“She is entitled to her opinion, but in her capacity as Planning Commissioner, her job is not to weigh in with her opinion, it is to make sure at this point the project complies with CEQA (California Environmental Quality Act).”


    My comments come from this perspective. First, I served 5 years on the City of Chula Vista Resource Conservation Commission (RCC), the latter 2 as chairman. This commission reviewed and commented on Draft EIRs and made recommendations to the Planning Commission on those documents.  This was 1984-89, a period when Chula Vista was annexing thousands of acres for new home developments.  In deliberating DEIRs, the RCC never hesitated to question city staff and project proponents about the basic components, features and attributes of the proposed project itself.  We always felt totally free to question the basic assumptions of a project; after all, an EIR that simply analyzes a project that is fundamentally ill-conceived and poorly defined will, by definition, be a deficient EIR.  As guardians of the public trust, we always felt it our duty to question the basic tenets of a project. The city’s planning commission likewise never hesitated to question a project when it considered the RCC’s EIR recommendations. (One such planning commissioner did such a good job asking probing questions about projects and EIRs that she went on to win election as Mayor by a comfortable margin.) 


    Second, I worked for 3 years in Oakland on economic development and redevelopment projects, along with airport and seaport development projects carried out by the Port of Oakland.  In this capacity I attended and made comments at many meetings of the Oakland Planning Commission and the Port Commissioners.  During my time in Oakland, both bodies reviewed and passed judgment on literally dozens of DEIRs.  When discussing DEIRS, the members of those bodies never hesitated to question the fundamental merits of a project.  That was their right and duty; otherwise, a planning commission would be little more than an EIR rubber stamp.  (Keep in mind that an EIR consultant can only analyze the project they’ve been handed.  If the project has what the planning commissioners feel are fundamental flaws, it is totally within their purview to raise concerns.) Besides, it’s never a good idea to simply assume that an EIR prepared by a consulting firm is a factually correct document.  During my previous staff positions I had to correct many incorrect statements, findings and conclusions made by EIR consultants.   


    Third, between 1999 and 2002 I was a Redevelopment Manager with the Sacramento Housing and Redevelopment Agency. In this position I helped process redevelopment plans and their attendant DEIRS. Those documents were reviewed first by the Sacramento Redevelopment Commission, then the City Planning Commission, and then the City Council.  During those 3 years I never saw a member of either commission hesitate to question the fundamental merits and viability of a proposed project while discussing the adequacy of a DEIR.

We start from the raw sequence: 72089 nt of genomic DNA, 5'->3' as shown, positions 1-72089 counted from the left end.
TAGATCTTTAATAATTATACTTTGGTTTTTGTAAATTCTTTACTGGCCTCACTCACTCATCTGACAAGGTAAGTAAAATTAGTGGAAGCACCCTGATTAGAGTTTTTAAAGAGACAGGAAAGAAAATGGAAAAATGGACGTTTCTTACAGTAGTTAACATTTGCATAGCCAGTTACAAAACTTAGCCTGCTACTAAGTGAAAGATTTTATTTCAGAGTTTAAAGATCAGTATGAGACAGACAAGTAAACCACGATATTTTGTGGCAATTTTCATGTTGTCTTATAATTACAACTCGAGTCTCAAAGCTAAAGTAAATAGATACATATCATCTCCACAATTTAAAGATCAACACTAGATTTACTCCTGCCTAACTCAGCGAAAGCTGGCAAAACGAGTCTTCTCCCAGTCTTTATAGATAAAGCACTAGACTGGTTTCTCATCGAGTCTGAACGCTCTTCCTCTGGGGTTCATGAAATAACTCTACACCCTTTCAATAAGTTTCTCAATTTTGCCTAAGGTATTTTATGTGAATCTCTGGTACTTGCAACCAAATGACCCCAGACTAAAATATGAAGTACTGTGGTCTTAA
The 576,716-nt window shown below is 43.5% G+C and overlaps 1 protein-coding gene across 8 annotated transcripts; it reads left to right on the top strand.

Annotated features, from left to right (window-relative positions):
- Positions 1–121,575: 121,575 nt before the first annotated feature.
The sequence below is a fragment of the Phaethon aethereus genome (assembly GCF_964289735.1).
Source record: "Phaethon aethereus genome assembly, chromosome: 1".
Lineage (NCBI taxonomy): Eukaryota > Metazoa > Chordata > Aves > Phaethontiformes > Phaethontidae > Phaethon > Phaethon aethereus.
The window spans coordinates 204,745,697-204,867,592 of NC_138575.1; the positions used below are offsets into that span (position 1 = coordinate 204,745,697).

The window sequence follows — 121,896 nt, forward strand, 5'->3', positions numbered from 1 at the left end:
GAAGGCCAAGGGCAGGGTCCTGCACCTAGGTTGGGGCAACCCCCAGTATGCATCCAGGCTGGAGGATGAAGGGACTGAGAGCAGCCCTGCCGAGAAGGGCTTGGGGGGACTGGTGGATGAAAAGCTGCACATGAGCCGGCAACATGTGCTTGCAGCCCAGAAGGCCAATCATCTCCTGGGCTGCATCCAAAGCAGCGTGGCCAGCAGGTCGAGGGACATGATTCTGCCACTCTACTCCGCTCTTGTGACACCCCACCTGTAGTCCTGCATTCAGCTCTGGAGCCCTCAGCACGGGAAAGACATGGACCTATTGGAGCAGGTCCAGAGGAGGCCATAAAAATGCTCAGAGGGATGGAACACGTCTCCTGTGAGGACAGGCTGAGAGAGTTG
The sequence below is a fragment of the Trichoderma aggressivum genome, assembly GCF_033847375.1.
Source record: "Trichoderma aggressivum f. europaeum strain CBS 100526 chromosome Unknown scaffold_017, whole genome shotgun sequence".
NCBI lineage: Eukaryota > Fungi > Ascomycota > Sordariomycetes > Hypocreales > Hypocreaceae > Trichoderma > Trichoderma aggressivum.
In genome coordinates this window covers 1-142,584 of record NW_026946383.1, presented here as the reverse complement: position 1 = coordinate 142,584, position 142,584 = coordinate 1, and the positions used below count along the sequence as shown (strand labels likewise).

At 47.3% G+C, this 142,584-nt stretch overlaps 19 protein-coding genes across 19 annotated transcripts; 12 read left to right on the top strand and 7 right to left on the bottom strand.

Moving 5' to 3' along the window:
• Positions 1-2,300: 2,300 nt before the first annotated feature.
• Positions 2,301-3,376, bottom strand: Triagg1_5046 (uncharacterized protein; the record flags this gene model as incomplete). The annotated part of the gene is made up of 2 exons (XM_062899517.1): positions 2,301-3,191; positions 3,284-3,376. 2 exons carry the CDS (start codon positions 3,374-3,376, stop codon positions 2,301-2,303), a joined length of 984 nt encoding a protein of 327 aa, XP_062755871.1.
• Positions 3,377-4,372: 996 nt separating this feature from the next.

Last, between 2002 and 2015 I was Senior Environmental Analyst for the Sacramento County Department of Airports.  In this capacity I helped prepare both CEQA and NEPA documents for dozens of projects at 4 airports.  The CEQA documents always had to be certified by the Board of Supervisors, who likewise never hesitated to voice doubts and criticisms about a project’s fundamental underpinnings.  Also, as required by the FAA, I reviewed and commented on literally dozens of EIRs for proposed projects within a 5-mile radius of the County’s 4 airports.  Those comments were typically submitted to the City of Sacramento Planning Commission and/or the County Planning Commission.  And, similar to my previous experience elsewhere, I never witnessed hesitancy on the part of those commissions to question the basic assumptions of a project while reviewing and discussing the DEIR prepared for the project.


    The conclusion I believe can be drawn from this is that based on the many years I worked with CEQA, city planning commissions and their county counterparts, it is quite normal and acceptable for a commissioner to question the basic need for and acceptability of a project.  In fact, in my view it is a commissioner’s duty to do so.  I am not aware of any legal constraint on commissioner’s duties that ties their hands or limits their review of a DEIR to simply determining whether the document is “adequate and complete.”


    With respect to David’s observation that student housing is potentially the greatest housing need in Davis, I would contend that the greatest need is affordable and market rate housing for families, not large complexes having a configuration that can only accommodate students. I supported Sterling for a variety of reasons, but I think a reasonable person—including a planning commissioner—could with justification argue that approving one such project during a 12-month span is enough.  It could likewise be reasonably argued that perhaps the City should defer approving Lincoln40 and similar projects until the new UCD Chancellor reveals his position on more student housing on the UCD campus, and until the contents on the DEIR for the Long Range Development Plan are known.